Weber maintained that people can be so charmed by the ideals that “charismatic” leaders place before them that they are ready to put their material well-being and even their lives at risk for these idealist causes. India, of course, has had no dearth of such charismatic personalities both in its “religious” past and its “secular” present. However, it is when such leaders are seen as non-performing or manipulative that the processes of disenchantment set in. Weber (a thinker whose lifespan ran roughly parallel to Gandhi’s) was himself pretty disenchanted by the post World War I scenario. He regarded the bureaucracy of his time as an “iron cage”, discerned “dirt, muck, dung and horseplay” everywhere, castigated politicians as “windbags” and opined that leftists like Rosa Luxemburg belonged in “the zoological gardens”. Do we not hear echoes in these choice phrases about our own current discontents?
To return here to the theme of student unrest with which I began, we know the word “student” is paired with the word “teacher” in an inextricable semantic conjunction. Like “parent-child” or “husband-wife”, not to mention the Hegelian “master-slave” duality, an understanding of one part of these expressions implies knowledge of the meaning of its “other”. It is this long-standing relationship that has been destabilised today. As a teacher over the past 30 years, the naïve thought that I want to end with concerns the reversal of the basic “teacher-student” pairing in an environment where mesmerising new enchantments that Weber never anticipated have entered our world.
If Thomas Carlyle wrote in the 19th century, at a time when the diversification of knowledge via the technological invention of the printing press was well underway, that the “true university” of his day was “a collection of books”, perhaps the true university of our times is the Internet. An immediate reconsideration of the teacher-student, guru-shishya, compact is prompted by this simple comparison. Today, our cellphones are not only our most intimate companions but de facto the most go-to sources of knowledge. They are our most creative teachers — or are they? Certainly, we have to concede that our students are much more at home in, and ready to engage with, this beguiling virtual world than we are. Online witnesses to methods of dissent ranging from Me-Too marches in the US to student uprisings in Egypt and Hong Kong, they have observed the exhilarating power of tiny hand-held devices to bring down entire regimes.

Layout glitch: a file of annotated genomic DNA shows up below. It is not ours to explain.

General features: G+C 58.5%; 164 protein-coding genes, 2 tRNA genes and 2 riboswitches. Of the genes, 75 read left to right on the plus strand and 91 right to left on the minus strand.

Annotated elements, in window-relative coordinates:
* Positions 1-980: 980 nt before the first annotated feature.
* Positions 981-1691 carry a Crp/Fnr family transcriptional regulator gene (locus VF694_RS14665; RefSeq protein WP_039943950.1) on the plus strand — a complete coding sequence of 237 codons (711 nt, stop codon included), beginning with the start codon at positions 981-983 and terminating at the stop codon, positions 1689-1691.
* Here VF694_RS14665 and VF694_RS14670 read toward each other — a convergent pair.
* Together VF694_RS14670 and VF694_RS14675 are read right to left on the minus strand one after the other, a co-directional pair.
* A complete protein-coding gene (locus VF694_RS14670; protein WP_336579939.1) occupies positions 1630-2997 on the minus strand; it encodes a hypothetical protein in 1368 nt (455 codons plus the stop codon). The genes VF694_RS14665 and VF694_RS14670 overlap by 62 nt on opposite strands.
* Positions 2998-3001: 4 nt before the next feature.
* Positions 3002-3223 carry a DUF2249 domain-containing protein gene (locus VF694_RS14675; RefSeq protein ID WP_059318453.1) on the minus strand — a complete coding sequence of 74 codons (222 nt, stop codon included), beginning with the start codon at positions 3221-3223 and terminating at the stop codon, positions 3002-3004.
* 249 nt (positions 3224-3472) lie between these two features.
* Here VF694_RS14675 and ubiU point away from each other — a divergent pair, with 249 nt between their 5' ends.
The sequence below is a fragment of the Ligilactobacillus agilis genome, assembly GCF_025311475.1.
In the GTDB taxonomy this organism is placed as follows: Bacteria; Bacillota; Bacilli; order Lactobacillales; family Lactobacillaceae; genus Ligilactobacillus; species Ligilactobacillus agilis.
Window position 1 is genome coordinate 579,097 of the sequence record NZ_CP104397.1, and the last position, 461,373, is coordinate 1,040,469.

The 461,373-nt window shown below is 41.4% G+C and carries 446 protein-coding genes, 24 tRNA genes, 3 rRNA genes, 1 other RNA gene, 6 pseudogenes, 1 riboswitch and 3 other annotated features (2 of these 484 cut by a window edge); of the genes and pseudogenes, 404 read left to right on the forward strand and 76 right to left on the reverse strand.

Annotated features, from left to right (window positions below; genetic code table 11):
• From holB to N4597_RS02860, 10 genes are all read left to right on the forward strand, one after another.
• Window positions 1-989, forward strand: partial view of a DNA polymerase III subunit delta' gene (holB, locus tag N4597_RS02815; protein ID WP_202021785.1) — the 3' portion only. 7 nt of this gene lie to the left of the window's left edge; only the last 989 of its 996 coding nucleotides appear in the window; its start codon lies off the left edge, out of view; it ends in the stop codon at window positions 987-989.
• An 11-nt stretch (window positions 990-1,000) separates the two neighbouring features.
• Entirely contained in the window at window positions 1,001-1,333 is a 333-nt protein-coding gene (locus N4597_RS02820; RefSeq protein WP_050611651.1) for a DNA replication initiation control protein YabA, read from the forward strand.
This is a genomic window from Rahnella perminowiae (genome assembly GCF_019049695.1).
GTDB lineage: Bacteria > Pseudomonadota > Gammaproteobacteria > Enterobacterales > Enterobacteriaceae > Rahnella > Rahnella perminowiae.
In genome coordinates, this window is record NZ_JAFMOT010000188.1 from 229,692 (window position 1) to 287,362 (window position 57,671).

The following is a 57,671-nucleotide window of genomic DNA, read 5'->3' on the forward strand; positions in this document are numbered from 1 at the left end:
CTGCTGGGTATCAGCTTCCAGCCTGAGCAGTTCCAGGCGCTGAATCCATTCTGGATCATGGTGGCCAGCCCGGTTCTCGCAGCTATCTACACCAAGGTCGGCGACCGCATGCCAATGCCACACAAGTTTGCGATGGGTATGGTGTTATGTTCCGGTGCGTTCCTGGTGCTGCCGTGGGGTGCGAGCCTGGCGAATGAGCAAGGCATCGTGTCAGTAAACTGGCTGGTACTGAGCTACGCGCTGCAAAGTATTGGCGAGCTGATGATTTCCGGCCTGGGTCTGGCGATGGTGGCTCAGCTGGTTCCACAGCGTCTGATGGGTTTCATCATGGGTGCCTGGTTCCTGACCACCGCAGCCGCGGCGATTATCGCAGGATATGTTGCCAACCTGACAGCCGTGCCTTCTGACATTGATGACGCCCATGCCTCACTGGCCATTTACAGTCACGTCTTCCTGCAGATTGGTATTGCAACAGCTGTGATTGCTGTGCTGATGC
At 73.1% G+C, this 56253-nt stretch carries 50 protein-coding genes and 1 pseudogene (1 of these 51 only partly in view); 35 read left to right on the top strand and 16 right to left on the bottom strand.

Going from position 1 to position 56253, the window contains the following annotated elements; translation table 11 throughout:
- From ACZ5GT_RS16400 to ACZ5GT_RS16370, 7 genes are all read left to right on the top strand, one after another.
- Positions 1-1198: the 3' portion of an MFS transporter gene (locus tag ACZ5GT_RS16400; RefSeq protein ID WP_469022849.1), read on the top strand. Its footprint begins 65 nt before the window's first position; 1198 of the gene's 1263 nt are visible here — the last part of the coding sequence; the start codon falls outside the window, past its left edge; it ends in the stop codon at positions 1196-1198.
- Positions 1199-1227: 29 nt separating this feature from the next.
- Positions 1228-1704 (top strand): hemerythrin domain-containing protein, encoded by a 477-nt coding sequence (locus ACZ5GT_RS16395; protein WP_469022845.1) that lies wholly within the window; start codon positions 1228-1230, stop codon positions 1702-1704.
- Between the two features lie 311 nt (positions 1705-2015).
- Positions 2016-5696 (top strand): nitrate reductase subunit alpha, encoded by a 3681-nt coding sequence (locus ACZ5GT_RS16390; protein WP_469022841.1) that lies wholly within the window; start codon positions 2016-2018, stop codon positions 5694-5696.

Concurrently, the awesome power of robot-avatars and social media to guide our emotions and of tech-companies and governments to covertly watch, not to say control our actions, now requires us to radically update Weber’s crucial insights concerning enchantment and social action. A revised partnership agreement between teachers and students is therefore urgently called for as we enter this unknown nth space of citizenship. There’s no doubt in my mind that it is in this cyber-world of augmented reality that vital battles over possible disenchantments will be fought in the future. In the present, though, we are left with Weber’s implicit suggestion that the best political action cannot but extensively involve our universities since “it is the intellectual who transforms the concept of the world into the problem of meaning”.
This article first appeared in the print edition on January 24, 2020 under the title “When students are restive”. The writer is Professor of Linguistics and English, Emerita, at IIT Delhi. The views expressed here are her own. Her latest book is Keywords for India: A Conceptual Lexicon for the Twenty-First Century, co-edited with Peter deSouza.